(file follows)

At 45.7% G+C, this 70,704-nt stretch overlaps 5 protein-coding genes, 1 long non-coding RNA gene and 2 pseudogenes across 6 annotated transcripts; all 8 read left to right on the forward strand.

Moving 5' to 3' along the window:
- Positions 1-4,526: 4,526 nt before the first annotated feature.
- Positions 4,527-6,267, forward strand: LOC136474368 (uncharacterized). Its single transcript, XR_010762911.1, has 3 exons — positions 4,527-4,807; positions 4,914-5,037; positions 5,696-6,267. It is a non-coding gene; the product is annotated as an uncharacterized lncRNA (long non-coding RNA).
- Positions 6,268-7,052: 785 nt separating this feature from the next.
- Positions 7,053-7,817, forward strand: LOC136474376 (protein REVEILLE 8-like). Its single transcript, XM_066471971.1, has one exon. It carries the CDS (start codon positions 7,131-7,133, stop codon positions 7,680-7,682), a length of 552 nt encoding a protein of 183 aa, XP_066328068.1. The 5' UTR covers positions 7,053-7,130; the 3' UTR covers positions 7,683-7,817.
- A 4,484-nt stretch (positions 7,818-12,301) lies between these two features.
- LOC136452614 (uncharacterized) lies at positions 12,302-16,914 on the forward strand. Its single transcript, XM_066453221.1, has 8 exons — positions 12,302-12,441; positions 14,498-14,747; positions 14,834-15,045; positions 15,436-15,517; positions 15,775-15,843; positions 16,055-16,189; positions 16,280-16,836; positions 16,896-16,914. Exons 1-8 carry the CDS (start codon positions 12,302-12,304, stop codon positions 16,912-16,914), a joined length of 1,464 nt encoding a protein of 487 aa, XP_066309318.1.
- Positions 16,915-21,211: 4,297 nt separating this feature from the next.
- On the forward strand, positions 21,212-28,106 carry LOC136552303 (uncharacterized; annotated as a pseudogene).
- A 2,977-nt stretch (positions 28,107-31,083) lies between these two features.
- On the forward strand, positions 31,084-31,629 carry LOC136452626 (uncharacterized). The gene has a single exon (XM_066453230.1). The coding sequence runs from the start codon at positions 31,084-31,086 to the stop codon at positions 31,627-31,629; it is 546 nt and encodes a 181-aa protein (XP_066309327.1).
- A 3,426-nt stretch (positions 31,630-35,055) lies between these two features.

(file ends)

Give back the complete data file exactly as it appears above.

At 45.7% G+C, this 70,704-nt stretch overlaps 5 protein-coding genes, 1 long non-coding RNA gene and 2 pseudogenes across 6 annotated transcripts; all 8 read left to right on the forward strand.

Moving 5' to 3' along the window:
- Positions 1-4,526: 4,526 nt before the first annotated feature.
- Positions 4,527-6,267, forward strand: LOC136474368 (uncharacterized). Its single transcript, XR_010762911.1, has 3 exons — positions 4,527-4,807; positions 4,914-5,037; positions 5,696-6,267. It is a non-coding gene; the product is annotated as an uncharacterized lncRNA (long non-coding RNA).
- Positions 6,268-7,052: 785 nt separating this feature from the next.
- Positions 7,053-7,817, forward strand: LOC136474376 (protein REVEILLE 8-like). Its single transcript, XM_066471971.1, has one exon. It carries the CDS (start codon positions 7,131-7,133, stop codon positions 7,680-7,682), a length of 552 nt encoding a protein of 183 aa, XP_066328068.1. The 5' UTR covers positions 7,053-7,130; the 3' UTR covers positions 7,683-7,817.
- A 4,484-nt stretch (positions 7,818-12,301) lies between these two features.
- LOC136452614 (uncharacterized) lies at positions 12,302-16,914 on the forward strand. Its single transcript, XM_066453221.1, has 8 exons — positions 12,302-12,441; positions 14,498-14,747; positions 14,834-15,045; positions 15,436-15,517; positions 15,775-15,843; positions 16,055-16,189; positions 16,280-16,836; positions 16,896-16,914. Exons 1-8 carry the CDS (start codon positions 12,302-12,304, stop codon positions 16,912-16,914), a joined length of 1,464 nt encoding a protein of 487 aa, XP_066309318.1.
- Positions 16,915-21,211: 4,297 nt separating this feature from the next.
- On the forward strand, positions 21,212-28,106 carry LOC136552303 (uncharacterized; annotated as a pseudogene).
- A 2,977-nt stretch (positions 28,107-31,083) lies between these two features.
- On the forward strand, positions 31,084-31,629 carry LOC136452626 (uncharacterized). The gene has a single exon (XM_066453230.1). The coding sequence runs from the start codon at positions 31,084-31,086 to the stop codon at positions 31,627-31,629; it is 546 nt and encodes a 181-aa protein (XP_066309327.1).
- A 3,426-nt stretch (positions 31,630-35,055) lies between these two features.